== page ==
Originally Posted by HonestChieffan
Options in the USA chart are valued at issue price. Thus it does not reflect true value as the share price can drop and the option has no value or a negative value.
There is no cost to the company for issuing an option until it is exercised. Thus there is no opportunity cost.
You are absolutely wrong on the impact on the decision making by issuing options. In the case I referenced, three years had to pass before the option was exercise able. That creates agape between short and longer term decisions. And they can go ten years so if the company does have a downturn, it may be 10 years before they have value.
I think your position would have merit if you had a specific that you could reference. Just railing against the man is not getting it done.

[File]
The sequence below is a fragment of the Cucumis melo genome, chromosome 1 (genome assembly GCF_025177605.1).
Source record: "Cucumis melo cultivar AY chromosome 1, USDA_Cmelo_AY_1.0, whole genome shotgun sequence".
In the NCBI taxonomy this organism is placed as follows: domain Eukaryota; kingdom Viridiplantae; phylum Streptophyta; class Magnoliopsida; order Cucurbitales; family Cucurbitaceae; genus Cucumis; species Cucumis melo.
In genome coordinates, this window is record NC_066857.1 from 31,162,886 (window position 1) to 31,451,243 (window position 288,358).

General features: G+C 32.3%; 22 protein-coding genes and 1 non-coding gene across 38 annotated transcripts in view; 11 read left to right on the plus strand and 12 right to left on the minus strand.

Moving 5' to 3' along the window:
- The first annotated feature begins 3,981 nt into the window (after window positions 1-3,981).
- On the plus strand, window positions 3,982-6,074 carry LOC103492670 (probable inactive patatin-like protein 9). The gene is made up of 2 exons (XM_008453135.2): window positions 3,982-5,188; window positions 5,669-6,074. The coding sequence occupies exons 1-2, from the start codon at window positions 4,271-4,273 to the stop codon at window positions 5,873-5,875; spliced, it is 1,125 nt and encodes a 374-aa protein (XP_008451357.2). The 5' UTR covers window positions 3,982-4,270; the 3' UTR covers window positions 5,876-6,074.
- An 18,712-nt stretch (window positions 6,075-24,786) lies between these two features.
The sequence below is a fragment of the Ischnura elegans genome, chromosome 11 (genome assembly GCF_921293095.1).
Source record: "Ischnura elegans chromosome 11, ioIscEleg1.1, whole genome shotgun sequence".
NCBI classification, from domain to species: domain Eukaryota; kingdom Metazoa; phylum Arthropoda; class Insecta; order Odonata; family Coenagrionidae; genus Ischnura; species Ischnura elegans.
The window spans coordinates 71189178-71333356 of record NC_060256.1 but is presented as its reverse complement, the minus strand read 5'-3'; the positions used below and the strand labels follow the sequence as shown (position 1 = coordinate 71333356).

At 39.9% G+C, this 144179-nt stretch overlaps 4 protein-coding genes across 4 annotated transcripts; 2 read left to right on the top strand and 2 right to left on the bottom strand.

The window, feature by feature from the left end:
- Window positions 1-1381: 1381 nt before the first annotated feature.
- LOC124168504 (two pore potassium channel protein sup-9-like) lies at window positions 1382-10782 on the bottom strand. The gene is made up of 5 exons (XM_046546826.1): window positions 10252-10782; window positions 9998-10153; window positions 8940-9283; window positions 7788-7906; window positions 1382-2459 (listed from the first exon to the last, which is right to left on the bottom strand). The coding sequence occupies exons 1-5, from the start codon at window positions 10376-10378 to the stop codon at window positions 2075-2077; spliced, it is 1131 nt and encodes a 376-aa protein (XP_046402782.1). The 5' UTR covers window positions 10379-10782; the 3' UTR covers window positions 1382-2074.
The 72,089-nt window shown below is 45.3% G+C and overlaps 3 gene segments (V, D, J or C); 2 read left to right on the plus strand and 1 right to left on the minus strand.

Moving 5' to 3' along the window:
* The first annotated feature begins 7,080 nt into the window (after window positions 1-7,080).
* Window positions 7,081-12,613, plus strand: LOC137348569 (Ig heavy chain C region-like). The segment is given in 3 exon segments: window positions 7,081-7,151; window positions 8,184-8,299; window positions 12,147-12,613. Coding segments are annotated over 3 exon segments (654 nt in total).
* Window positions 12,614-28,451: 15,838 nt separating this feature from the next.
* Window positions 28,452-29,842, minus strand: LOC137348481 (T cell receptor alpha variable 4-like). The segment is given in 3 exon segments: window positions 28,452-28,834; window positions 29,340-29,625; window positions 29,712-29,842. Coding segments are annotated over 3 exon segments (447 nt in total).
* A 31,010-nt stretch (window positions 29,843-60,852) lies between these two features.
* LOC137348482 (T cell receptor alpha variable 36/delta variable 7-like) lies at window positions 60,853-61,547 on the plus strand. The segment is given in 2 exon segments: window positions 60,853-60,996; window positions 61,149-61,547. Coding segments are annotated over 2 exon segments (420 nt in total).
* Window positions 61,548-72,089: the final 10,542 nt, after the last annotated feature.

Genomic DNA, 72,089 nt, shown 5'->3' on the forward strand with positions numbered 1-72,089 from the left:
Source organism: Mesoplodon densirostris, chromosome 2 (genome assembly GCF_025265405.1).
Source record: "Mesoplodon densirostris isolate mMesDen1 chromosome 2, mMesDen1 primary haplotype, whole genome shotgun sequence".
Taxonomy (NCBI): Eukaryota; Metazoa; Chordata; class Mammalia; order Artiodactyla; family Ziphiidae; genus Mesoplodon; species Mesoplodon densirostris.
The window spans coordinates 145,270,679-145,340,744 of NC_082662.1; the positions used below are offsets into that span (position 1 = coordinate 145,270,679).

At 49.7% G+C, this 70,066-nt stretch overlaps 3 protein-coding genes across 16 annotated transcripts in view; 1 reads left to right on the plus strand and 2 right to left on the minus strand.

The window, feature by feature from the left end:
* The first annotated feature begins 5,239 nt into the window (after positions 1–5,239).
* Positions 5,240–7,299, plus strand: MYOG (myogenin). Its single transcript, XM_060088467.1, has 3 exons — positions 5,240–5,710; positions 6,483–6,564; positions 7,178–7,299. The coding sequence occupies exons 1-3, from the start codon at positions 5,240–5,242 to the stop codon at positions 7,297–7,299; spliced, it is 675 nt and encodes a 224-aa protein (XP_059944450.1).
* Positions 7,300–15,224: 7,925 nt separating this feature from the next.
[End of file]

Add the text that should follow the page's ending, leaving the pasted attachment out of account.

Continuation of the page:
And just to clarify...
If you earn dollars at $7M, those dollars are valued at $7M.
If you earn stock at $7M, that stock is valued as $7M in equity. It is essentially valued as $7M. If you tank the company and the stock is then valued at $1M, guess what... your equity is now valued at $1M. You just lost $6M.
If you earn a stock option at $7M... that stock is valued at $0. You usually do not lose money on an option. You can only gain money on it. If your stock is below strike price... if this were a stock, you'd lose money every time the stock price dropped. In an option, you don't lose anything even if you send the stock to the cellar. Hence, when executives get huge payouts for big success but are capped in how much they lose if they business tanks... what would you do? Of course you're going to to gamble. Go big or go home.